You offered up a fascinating point of discussion in your last piece.  Whether it was a serious inquiry or simply a product of wit, I consider the topic of contemporary American communication one worth exploring.

As a college student in the 21st century – what’s usually referred to as being a “millennial” – I often find those “wiser” than me and my peers telling us that we don’t know how to communicate.  In their minds, it’s almost as if we are cavemen that walk with arched necks and hunched backs and can only communicate in grunts.  It would be easy to write off this criticism as the old guard waging yet another generational war on the “strange” and “immoral” customs of the youth.  However, while I may have seen it this way before, I’m of the mind that this issue goes beyond generations, and deals more with modern humanity in general.

Those elders who snub their nose at me, and tell me that I’m incapable of holding a conversation or forming an important relationship don’t see what I see.  They don’t live in my world.  They only see the online videos and news articles that make general statements about everyone born from the early 1980s to the early 2000s – the time span that classifies a “millennial.” And that’s what I meant by this being an issue with modern humanity, not just with my generation.

My generation is generalized as being the “.com” and “iPhone” generation, as if we are so obsessed with these concepts that the rest of what life has to offer is worthless.  But — and this assertion may offend some older readers — I am certain that the older generation is just as obsessed with these gizmos and gadgets, maybe more.  If they weren’t, grandmothers wouldn’t have Facebook accounts, mothers wouldn’t have iPhones, and fathers wouldn’t play games on their mobile devices.  It isn’t only 20 year olds that have kinks in their necks from looking down at screens all the time.  We’ve all been tempted by the allure of modern technology, with all its wonders and drawbacks.

You previously expressed an interest in the conversations of my “dorm contemporaries.” It’s these conversations that are often degraded.  However, I’m here to offer a different perspective. While I have no delusions that my contemporaries and I are the best group of Americans to ever live, I want to make the point that we’re the same as everyone that’s come before us, filled with our own unique vices and virtues.  The times we’ve grown up in have etched within us inherent flaws that we’ll always possess.  This is no different than your generation.  The only current difference is that our critics have yet to die off, so that our way of life can become the new norm.  This passage of time is how the baton of humanity is handed from generation to generation.

The college conversations I encounter on a day to day basis may be different than conversations of days gone by, but they’re no less fulfilling or meaningful.  You questioned the “range, depth, wit, insight and delight” of contemporary conversation, but these categories cannot be talked about in a broad sense.  They must be taken on a case to case basis.  Some people are wittier than others.  Some people are deeper than others.  Some people are more delightful than others. This is the reality for all of human kind, not just “millennials.”  After all, we’re only people. We aren’t so different, no matter how much we’re painted as such.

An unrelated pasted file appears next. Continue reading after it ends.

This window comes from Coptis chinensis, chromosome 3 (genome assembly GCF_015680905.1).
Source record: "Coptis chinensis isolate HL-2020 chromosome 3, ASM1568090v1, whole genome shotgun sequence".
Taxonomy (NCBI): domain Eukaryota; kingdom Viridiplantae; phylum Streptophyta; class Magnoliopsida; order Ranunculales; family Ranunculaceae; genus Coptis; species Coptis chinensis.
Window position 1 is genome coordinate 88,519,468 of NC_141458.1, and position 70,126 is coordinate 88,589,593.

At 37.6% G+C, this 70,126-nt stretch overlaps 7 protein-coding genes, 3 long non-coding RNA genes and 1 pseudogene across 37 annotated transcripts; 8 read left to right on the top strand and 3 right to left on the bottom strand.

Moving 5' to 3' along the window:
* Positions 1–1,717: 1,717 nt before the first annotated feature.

What I can say is that when I’ve made a deep connection with somebody, the conversations between them and me had more range, depth, wit, insight and delight than anything I’ve ever experienced.  My contemporaries can make me think harder than a professor.  They can make me laugh harder than the most lauded comedians and satirists.  They can make me feel more than any poet or artist.  And, they can make me want to talk endlessly.  All the while, my smartphone is off and my computer is silent.

“Millennials” are seen as shut-ins and anti-social types because of our social media and text messaging.  While we may utilize these modern forms of communication, they are used in pursuit of connection with others.  Now, as in the past, to be isolated is to feel ostracized.  We want to be around people, and we want to feel the social benefits of community.  Unlike the past, however, we have different avenues for perusing the end goal of friendship and acceptance.  Bob Dylan said that “the times they are a changing,” and he was right.  In fact, the times already have changed, and people don’t like it.

For humans are creatures of contradiction.  We crave progress, but fear change.

contemporary American communication

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